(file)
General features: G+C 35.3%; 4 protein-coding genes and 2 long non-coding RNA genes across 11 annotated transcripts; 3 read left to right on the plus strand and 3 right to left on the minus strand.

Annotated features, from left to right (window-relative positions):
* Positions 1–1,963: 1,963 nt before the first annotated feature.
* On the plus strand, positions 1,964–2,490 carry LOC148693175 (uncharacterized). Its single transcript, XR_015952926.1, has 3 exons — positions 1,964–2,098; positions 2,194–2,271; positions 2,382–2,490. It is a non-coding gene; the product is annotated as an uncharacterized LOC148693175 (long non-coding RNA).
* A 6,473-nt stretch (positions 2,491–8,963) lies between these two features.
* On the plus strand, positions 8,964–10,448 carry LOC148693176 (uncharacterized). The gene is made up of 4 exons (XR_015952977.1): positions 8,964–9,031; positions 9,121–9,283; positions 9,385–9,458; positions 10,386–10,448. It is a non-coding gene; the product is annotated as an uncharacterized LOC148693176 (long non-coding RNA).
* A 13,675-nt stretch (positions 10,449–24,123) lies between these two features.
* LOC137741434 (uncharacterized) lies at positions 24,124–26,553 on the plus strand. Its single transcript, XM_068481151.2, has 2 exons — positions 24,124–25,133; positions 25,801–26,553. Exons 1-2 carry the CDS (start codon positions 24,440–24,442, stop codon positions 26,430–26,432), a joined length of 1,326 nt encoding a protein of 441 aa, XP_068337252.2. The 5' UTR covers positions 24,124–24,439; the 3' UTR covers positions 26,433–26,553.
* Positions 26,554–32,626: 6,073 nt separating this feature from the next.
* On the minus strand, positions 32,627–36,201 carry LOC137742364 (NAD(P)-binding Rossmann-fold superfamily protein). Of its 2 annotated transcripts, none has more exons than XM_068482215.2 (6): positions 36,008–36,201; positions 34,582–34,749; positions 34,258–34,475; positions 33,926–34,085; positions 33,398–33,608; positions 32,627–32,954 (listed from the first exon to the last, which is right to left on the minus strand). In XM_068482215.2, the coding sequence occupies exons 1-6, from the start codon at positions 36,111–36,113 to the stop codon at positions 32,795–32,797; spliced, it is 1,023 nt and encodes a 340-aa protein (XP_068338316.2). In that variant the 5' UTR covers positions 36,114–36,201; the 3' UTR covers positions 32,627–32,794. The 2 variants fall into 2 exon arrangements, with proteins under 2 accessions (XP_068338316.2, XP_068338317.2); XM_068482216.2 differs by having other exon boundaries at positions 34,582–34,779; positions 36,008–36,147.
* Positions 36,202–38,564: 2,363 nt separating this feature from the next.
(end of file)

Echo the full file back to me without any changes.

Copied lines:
General features: G+C 35.3%; 4 protein-coding genes and 2 long non-coding RNA genes across 11 annotated transcripts; 3 read left to right on the plus strand and 3 right to left on the minus strand.

Annotated features, from left to right (window-relative positions):
* Positions 1–1,963: 1,963 nt before the first annotated feature.
* On the plus strand, positions 1,964–2,490 carry LOC148693175 (uncharacterized). Its single transcript, XR_015952926.1, has 3 exons — positions 1,964–2,098; positions 2,194–2,271; positions 2,382–2,490. It is a non-coding gene; the product is annotated as an uncharacterized LOC148693175 (long non-coding RNA).
* A 6,473-nt stretch (positions 2,491–8,963) lies between these two features.
* On the plus strand, positions 8,964–10,448 carry LOC148693176 (uncharacterized). The gene is made up of 4 exons (XR_015952977.1): positions 8,964–9,031; positions 9,121–9,283; positions 9,385–9,458; positions 10,386–10,448. It is a non-coding gene; the product is annotated as an uncharacterized LOC148693176 (long non-coding RNA).
* A 13,675-nt stretch (positions 10,449–24,123) lies between these two features.
* LOC137741434 (uncharacterized) lies at positions 24,124–26,553 on the plus strand. Its single transcript, XM_068481151.2, has 2 exons — positions 24,124–25,133; positions 25,801–26,553. Exons 1-2 carry the CDS (start codon positions 24,440–24,442, stop codon positions 26,430–26,432), a joined length of 1,326 nt encoding a protein of 441 aa, XP_068337252.2. The 5' UTR covers positions 24,124–24,439; the 3' UTR covers positions 26,433–26,553.
* Positions 26,554–32,626: 6,073 nt separating this feature from the next.
* On the minus strand, positions 32,627–36,201 carry LOC137742364 (NAD(P)-binding Rossmann-fold superfamily protein). Of its 2 annotated transcripts, none has more exons than XM_068482215.2 (6): positions 36,008–36,201; positions 34,582–34,749; positions 34,258–34,475; positions 33,926–34,085; positions 33,398–33,608; positions 32,627–32,954 (listed from the first exon to the last, which is right to left on the minus strand). In XM_068482215.2, the coding sequence occupies exons 1-6, from the start codon at positions 36,111–36,113 to the stop codon at positions 32,795–32,797; spliced, it is 1,023 nt and encodes a 340-aa protein (XP_068338316.2). In that variant the 5' UTR covers positions 36,114–36,201; the 3' UTR covers positions 32,627–32,794. The 2 variants fall into 2 exon arrangements, with proteins under 2 accessions (XP_068338316.2, XP_068338317.2); XM_068482216.2 differs by having other exon boundaries at positions 34,582–34,779; positions 36,008–36,147.
* Positions 36,202–38,564: 2,363 nt separating this feature from the next.